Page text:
Drupal Open Graph

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We love seeing momentum for RDFa. Yahoo started things by supporting RDFa in Search Monkey, Google gave it a big push in Rich Snippets and then Facebook adopted RDFa in their Open Graph Protocol. That is 3 very good reasons for Webmasters and site designers to use RDFa. But this is still a world of early adopters and visionaries who use new technology for competitive advantage even when that technology is still a bit hard to use. To get past that to mainstream adoption, it has to be really simple for webmasters and designers to incorporate RDFa into their everyday work.

That is why we were excited to see the Drupal community bake RDFa support into their Drupal 7 release. We wrote about that in our post on Drupal May Be The First Mainstream Semantic Web Winner.

Drupal Answers is a question and answer site for Drupal developers and administrators. It only takes a minute to sign up. Sign up to join this community. Anybody can ask a question. I have installed the Metatags module along with the Open Graph and Twitter Card extension modules. In my default content type, I have added an Image field that. Newbie coder looking for guidance. I want to add Open Graph tags to my website, as specified by Open Graph. I looked where meta tags are called in a.php file from my Drupal theme. How to I format.

So it was great to see Stéphane Corlosquet, who has been the main driving force in incorporating Semantic Web capabilities into Drupal, announce that he has created an Open Graph Protocol module for Drupal 7.

When The Big Dogs Compete, Semantic Web Standards Win

Before describing the Open Graph Protocol (OGP) module for Drupal 7, Stéphane also tracks the history of support from Yahoo and Google before Facebook. His key point is that OGP is cool because it is standards based:

Drupal Open GraphDrupal Open Graph

“Although it has been designed and created by Facebook, OGP can be used by anyone, Facebook being the first consuming this data produced by the sites having the right OGP markup.”

He goes on to praise Facebook for their use of open standards. The bottom line as Stéphane relates:

Drupal Open Graph

“Any web application is free to markup their webpages with the Open Graph protocol markup, and any web application is free to consume this data like Facebook does today – in essence, it’s no different than tackling the Semantic Web chicken an egg issue, making the data available as machine readable format (RDFa in this particular case) so that other peers can consume it. Kudos to Facebook for the right intention. The like button is not part of the Open Protocol, it’s a Facebook specific implementation which is detailed on the Facebook developer documentation.”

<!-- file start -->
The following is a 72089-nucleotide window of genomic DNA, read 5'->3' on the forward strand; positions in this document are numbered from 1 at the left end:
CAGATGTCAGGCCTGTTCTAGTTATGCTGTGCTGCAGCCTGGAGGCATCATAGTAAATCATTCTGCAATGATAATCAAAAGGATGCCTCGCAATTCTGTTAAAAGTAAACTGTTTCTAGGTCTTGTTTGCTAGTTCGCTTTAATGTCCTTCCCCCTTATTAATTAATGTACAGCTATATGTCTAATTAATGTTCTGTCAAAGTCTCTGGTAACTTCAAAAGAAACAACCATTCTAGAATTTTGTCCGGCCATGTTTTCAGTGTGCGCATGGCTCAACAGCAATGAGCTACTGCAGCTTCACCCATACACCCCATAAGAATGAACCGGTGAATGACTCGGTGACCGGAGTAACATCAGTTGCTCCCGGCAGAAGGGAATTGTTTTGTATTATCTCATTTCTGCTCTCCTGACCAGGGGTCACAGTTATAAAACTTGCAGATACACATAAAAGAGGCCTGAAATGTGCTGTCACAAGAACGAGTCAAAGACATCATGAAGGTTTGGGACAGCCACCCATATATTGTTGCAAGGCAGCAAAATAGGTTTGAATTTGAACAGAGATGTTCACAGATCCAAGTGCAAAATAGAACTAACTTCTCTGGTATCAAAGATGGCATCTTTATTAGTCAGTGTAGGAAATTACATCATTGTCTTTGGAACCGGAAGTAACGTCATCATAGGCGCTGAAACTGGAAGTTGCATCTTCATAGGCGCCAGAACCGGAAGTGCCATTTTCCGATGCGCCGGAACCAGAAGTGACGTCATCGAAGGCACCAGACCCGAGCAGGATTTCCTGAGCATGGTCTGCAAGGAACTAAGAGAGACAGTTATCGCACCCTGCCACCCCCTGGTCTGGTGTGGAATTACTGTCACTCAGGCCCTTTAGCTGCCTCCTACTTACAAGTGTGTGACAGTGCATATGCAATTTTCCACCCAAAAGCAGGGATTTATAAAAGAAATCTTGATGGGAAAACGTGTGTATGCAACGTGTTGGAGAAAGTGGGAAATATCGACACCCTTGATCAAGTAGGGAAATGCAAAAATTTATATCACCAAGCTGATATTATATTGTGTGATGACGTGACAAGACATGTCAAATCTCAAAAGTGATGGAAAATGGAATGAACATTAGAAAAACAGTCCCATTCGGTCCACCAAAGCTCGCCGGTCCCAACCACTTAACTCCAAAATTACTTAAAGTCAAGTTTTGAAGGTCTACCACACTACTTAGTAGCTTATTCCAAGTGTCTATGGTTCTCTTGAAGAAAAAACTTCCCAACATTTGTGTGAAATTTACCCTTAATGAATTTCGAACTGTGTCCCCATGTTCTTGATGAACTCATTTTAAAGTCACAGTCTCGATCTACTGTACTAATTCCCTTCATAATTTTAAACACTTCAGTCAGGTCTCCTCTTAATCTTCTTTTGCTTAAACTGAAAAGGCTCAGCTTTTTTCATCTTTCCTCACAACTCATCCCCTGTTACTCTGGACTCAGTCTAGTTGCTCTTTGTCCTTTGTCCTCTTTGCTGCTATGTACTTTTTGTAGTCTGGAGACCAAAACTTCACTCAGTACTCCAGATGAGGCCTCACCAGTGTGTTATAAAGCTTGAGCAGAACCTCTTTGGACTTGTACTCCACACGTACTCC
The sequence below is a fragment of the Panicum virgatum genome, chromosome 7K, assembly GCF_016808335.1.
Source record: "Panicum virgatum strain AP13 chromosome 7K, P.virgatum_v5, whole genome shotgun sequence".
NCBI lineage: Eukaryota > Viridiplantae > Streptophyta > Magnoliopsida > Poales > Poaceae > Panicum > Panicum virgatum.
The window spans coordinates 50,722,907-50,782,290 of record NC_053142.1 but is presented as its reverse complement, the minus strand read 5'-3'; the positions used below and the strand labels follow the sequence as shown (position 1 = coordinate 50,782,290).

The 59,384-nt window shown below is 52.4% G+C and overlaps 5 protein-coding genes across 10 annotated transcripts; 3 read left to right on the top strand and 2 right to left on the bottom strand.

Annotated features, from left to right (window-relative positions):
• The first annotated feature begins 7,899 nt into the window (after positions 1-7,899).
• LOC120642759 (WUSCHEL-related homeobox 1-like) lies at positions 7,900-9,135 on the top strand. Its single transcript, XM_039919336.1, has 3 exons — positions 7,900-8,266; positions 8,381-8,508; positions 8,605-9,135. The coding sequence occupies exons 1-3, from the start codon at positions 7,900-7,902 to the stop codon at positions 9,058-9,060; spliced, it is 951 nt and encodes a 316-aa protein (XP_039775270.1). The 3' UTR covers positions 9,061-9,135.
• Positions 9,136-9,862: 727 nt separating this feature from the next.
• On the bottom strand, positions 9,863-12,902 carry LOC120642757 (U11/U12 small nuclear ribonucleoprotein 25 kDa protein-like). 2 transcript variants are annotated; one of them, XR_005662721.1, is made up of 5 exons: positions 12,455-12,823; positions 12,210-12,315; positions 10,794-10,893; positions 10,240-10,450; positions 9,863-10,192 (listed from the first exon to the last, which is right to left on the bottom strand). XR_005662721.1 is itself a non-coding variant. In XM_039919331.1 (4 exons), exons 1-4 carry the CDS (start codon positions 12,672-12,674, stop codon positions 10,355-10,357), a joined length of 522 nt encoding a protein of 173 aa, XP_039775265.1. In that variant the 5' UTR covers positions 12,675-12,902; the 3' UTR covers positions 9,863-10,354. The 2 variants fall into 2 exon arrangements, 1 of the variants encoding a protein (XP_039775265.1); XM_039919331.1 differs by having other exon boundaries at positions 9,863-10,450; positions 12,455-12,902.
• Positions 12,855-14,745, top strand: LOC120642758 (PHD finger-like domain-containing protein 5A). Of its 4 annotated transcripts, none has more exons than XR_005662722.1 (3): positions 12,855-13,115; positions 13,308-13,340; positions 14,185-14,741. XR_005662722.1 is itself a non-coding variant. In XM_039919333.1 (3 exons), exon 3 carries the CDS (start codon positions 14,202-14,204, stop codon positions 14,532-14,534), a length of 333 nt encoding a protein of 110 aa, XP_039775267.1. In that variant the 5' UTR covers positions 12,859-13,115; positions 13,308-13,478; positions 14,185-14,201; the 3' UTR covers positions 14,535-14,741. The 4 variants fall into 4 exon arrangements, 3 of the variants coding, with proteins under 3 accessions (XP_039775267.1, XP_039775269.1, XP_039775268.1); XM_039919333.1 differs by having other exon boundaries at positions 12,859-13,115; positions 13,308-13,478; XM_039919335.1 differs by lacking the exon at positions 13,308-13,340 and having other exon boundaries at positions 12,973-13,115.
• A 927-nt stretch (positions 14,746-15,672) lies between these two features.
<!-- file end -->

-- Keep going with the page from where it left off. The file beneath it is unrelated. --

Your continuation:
That is a big deal. Facebook has been criticized as a “walled garden”. But their use of RDFa in OGP is open and a big boost for the Semantic Web.

OGP In Drupal 7: Making It Simpler

There is nothing that Stéphane’s module does that could not be done by any Drupal site developer. That is the beauty of Drupal as an open source platform with plug-ins. But those site developers all have a long list of priority items to complete, so anything that makes it simpler is welcome.

He is building on top of the RDFa support in Drupal 7:

“I’ve created an opengraphprotocol module for Drupal 7 which takes advantage of its new core functionalities such as the use of namespaces in RDFa. OPG requires to add the og and fb namespaces in the HTML output. This is something which would have required users to hack their theme in Drupal 6, but which is only a couple of lines in a Drupal 7 modules thanks to hook_rdf_namespaces“

Anything that makes RDFa simpler for webmasters is a big deal. Saving a few lines of code is not a big deal for one developer. But multiply that by thousands of developers and a few lines of code can be the difference between mass adoption and “worthy but neglected”.

Stéphane’s post resonates with anybody who has spent time with Drupal’s “content types”. This is what makes Drupal more than a basic blogging platform (and also what can make it a tad unapproachable for less technical folk). His post raises the interesting idea of mapping the Drupal “content types” to the “social objects” that are emerging in the social semantic web:

“Most importantly, taking full advantage of Drupal’s content types, the module offers a basic mapping interface to define what type of social object you want your content types to be mapped to which is then reflected in the page markup via the og:type property. With fields now in core, the module will also output whatever field is recognized as one of the Open Graph protocol properties like description, image, latitude, longitude, locality, region, email, phone_number, fax_number. So for instance, if you create a field ‘description’ (machine name field_description) its content will be marked up with OGP. Similarly you can create a field of type integer ‘phone_number’ and it will be exported as well. Finally the module adds the Like button for commodity and automatic integration with Facebook.”

Wordpress Open Graph Plugin

Will Twitter Annotations Add To RDFa Momentum?

As I write, the Twitter Annotaions Hackfest is going on.

It is reasonable to assume that developers won’t be calling for a Twitter proprietary protocol. And Twitter has made openness a core part of their operating mode. So we can be fairly sure that Twitter Annotations will support RDFa.

Twitter is increasingly becoming the message bus of the real time web. Some structure is critical to that role, so that publishers and subscribers (to use an old fashioned term) know what to publish and consume.

Drupal 8 Open Graph

So it is also reasonable to assume that some Drupal developer will build a Twitter Annotations module in the not too distant future.